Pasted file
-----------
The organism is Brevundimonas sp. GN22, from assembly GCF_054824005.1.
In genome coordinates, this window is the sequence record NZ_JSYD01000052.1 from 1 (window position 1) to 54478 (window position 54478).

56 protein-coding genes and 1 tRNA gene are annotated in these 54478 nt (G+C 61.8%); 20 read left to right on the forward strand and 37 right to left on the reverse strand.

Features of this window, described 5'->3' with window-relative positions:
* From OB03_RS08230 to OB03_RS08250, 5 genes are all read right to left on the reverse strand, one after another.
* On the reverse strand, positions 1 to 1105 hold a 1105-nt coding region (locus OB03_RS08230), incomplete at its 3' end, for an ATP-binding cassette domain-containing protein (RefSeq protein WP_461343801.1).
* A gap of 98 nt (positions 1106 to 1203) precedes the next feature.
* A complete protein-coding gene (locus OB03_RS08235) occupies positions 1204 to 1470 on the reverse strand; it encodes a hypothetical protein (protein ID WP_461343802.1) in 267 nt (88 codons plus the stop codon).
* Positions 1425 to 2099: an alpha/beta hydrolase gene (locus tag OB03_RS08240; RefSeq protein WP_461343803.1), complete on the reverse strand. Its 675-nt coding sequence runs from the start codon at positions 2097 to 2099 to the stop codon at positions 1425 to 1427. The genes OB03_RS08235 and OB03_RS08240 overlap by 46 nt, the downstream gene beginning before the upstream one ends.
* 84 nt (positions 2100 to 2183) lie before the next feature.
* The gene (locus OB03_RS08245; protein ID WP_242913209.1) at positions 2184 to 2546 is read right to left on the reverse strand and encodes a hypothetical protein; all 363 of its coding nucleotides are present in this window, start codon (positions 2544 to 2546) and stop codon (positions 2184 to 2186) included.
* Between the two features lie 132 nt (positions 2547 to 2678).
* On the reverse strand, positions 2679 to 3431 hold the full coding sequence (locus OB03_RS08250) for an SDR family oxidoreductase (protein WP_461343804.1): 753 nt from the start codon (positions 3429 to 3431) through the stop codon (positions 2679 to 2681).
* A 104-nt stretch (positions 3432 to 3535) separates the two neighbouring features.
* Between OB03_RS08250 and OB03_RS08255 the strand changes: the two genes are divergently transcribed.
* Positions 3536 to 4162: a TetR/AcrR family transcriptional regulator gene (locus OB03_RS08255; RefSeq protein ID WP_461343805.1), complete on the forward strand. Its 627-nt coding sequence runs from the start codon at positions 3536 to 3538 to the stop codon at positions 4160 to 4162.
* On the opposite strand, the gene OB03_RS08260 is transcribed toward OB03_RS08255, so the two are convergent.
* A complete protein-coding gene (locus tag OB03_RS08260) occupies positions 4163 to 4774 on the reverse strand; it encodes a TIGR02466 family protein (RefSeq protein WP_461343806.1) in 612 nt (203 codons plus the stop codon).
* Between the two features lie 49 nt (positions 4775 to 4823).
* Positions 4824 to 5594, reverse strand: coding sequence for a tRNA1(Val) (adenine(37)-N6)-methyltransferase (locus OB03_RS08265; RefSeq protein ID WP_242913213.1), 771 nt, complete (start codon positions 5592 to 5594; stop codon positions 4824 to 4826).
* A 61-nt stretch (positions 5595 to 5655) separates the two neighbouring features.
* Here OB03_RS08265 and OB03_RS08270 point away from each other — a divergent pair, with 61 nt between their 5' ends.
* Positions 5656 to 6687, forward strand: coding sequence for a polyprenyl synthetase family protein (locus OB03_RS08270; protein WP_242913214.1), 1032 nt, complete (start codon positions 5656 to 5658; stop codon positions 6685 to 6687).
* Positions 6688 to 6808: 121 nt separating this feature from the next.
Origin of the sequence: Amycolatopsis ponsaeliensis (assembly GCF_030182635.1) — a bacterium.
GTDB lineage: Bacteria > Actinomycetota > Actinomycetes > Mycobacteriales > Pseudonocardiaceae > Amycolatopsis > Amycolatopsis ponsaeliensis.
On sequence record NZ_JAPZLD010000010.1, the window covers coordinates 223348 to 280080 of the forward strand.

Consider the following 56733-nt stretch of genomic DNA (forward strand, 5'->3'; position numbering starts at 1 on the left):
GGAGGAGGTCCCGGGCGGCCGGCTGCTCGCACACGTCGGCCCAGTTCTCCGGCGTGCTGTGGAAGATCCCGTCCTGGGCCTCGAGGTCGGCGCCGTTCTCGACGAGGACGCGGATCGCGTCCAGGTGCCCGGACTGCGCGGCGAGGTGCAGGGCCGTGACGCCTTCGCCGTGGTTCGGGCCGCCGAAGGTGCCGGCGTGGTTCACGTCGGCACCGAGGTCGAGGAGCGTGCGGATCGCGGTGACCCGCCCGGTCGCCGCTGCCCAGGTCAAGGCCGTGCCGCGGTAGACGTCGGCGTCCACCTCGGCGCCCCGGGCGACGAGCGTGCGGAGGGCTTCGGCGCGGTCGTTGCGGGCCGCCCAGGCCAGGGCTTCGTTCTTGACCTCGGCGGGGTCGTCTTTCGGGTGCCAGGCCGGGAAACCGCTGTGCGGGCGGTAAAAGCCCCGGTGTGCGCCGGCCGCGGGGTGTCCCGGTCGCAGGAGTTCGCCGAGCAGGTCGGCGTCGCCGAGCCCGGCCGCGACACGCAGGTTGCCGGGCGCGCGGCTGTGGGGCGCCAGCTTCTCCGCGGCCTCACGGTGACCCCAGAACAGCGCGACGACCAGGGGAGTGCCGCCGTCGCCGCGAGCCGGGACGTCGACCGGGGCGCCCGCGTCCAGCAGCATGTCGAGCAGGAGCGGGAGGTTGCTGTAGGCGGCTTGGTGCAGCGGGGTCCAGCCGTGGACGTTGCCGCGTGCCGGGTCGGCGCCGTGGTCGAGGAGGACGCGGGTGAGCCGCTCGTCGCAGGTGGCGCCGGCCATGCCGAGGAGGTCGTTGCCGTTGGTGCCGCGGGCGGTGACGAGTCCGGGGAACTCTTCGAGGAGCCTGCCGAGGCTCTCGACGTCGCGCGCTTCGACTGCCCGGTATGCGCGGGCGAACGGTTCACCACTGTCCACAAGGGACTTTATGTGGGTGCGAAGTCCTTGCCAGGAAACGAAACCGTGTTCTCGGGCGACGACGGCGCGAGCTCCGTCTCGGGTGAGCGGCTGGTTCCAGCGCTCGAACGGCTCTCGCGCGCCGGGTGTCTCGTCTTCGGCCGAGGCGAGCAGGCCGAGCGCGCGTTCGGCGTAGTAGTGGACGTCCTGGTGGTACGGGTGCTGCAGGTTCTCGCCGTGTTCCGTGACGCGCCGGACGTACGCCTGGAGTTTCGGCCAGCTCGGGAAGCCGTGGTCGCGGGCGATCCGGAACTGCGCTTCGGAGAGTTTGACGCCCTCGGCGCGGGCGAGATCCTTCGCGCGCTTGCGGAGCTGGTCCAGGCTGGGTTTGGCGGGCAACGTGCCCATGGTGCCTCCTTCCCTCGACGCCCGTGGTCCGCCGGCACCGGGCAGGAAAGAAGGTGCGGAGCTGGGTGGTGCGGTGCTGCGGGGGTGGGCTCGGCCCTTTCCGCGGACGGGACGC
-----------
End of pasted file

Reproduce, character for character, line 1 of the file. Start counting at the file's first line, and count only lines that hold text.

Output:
The organism is Brevundimonas sp. GN22, from assembly GCF_054824005.1.